A plaque remaining from the Big Apple Night Club at West 135th Street and Seventh Avenue in Harlem.

Above, a 1934 plaque from the Big Apple Night Club at West 135th Street and Seventh Avenue in Harlem. Discarded as trash in 2006.

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Entry from March 23, 2013
“Never forget that your weapon was made by the lowest bidder” (military saying)

"Never forget that your weapon was made by the lowest bidder”—that is, it’s probably of the cheapest quality—was part of a jocular “Murphy’s Laws of Combat” (from an unnamed army colonel) that was printed in newspapers in 1989. ‘Never forget that your equipment was made by the lowest bidder” is sometimes given as the form of the saying.

The joke had been used earlier by the space industry. In 1966, astronaut Wally Schirra (1923-2007) was supposedly asked about his pre-launch thoughts, and he was credited with saying, “Gee, I remembered everything was made by the lowest bidder.” Astronaut Gus Grissom (1926-1967) was credited with a similar line in newspaper articles published in 1969 and 1971.


7 July 1966, New Castle (PA) News, ‘Rockettown” by Thad Bukowski, pg. 12, col. 2:
The Cape people, with their problems and frustrations, have developed a great sense of humor. Harris reminded us that astronaut Walter Schirra was asked what thoughts he had when he sat in the tip of the rocket just before it was fired.

“Gee, I remembered everything was made by the lowest bidder,” was the answer.

11 April 1969, Big Spring (TX) Daily Herald, pg. 12, cols. 6-7:
“Does it ever get scary?” (Reporter—ed.)
“I’ll say.” (An astronaut—ed.)
“When?”
“Well, first of all we’re sitting up there on top of a rocket 17 stories high.”
‘Yes, I can see your point. What else?”
“Well, the rocket has 80,000 separate parts, and every one of them was made by the lowest bidder.”

29 January 1971, The Register-Republic (Rockford, IL), “Ailing industry faces new blow” by Bob Considine, pg. 16A, col. 3:
Few men have consciously or otherwise produced their own epitaphs. Grissom did. A reporter once asked him what went through his mind as he lay strapped to is contour couch and heard the last seconds of the countdown tolled.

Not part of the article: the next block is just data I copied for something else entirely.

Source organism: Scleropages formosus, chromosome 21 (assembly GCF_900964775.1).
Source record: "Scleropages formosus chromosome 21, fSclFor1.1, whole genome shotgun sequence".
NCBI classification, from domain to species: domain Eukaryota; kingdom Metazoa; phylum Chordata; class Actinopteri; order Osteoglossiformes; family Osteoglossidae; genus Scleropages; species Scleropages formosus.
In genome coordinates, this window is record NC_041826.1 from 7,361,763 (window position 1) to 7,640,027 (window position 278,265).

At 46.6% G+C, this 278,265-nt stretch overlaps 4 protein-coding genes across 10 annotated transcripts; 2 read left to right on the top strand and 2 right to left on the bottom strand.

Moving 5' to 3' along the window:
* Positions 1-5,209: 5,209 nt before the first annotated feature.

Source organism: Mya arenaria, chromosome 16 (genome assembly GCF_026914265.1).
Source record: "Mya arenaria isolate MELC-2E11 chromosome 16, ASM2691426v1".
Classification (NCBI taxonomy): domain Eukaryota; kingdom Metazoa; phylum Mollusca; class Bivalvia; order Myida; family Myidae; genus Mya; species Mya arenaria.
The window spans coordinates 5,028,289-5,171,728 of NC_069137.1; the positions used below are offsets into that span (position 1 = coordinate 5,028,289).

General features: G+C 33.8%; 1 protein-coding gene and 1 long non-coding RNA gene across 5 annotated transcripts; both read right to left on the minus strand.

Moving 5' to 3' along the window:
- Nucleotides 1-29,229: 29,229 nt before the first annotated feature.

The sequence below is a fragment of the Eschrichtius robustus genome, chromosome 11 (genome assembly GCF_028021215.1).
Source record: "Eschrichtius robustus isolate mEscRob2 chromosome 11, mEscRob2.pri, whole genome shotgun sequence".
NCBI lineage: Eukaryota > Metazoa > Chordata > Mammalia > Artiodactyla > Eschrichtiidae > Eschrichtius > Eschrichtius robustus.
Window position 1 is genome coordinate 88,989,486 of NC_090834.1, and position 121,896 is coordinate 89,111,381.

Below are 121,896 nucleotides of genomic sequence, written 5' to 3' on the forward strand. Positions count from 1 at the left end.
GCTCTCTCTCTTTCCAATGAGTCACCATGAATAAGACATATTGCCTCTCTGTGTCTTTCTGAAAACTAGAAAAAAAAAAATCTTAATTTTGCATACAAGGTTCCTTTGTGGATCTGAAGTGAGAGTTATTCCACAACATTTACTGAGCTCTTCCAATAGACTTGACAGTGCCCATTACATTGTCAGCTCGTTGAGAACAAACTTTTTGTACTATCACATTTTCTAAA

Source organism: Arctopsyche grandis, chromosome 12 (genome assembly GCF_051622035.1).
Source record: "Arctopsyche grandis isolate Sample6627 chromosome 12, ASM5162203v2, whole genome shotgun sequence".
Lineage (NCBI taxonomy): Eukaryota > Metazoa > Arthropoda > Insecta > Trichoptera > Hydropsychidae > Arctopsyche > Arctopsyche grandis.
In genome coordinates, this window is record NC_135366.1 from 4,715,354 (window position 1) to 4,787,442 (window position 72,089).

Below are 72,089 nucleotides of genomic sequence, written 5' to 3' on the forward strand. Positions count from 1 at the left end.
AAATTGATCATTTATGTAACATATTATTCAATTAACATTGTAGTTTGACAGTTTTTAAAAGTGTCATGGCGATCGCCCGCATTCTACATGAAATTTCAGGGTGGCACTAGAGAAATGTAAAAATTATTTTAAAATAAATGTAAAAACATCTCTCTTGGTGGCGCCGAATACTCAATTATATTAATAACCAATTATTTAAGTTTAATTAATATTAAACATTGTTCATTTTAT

Gus nonchalantly said, “Well, I look around the cabin and realize that everything I see was made by the lowest bidder.”
(Gus Grissom, one of the original NASA Project Mercury astronauts, was killed during a pre-launch test for the Apollo 1 mission in 1967—ed.)

20 March 1978, San Diego (CA) Union, “Women Pilots, At Home In Planes, Look To Space” by Ken Hudson, pg. D-1, col. 4:
When she was first selected as a mission specialist for the space shuttle-orbiter program, she was told to remember that everything in the shuttle was made by the lowest bidder—but that doesn’t bother her a bit.

Google Books
10 May 1989, Lewiston (ME) Journal, “New officers should inspect Murphy’s cribsheet” by David Evans, pg. 6A, col. 3:
7. Never forget your weapon was made by the lowest bidder.
(From an unnamed army colonel’s “Murphy’s Laws of Combat”—ed.)

Google Books
American Folklore:
An Encyclopedia

Edited by Jan Harold Brunvand
New York, NY: Garland Publishing
1996
Pg. 736:
Some examples: “Remember, your weapon was made by the lowest bidder”; ...

18 September 1997, Augusta (GA) Chronicle, Letters to the Editor, pg. 4A, col. 6:
In the military there is what is referred to as ‘Murphy’s Laws of Combat.” The sixth law states: Never forget that your weapon was made by the lowest bidder.
(Letter by William E. Johnson of Augusta—ed.)

Google Books
By Dawn’s Early Light
By David Hagberg
New York, NY: Forge
2003
Pg. 175:
Never forget that your equipment was made by the lowest bidder. 

Posted by Barry Popik
New York CityGovernment/Law/Politics/Military • Saturday, March 23, 2013 • Permalink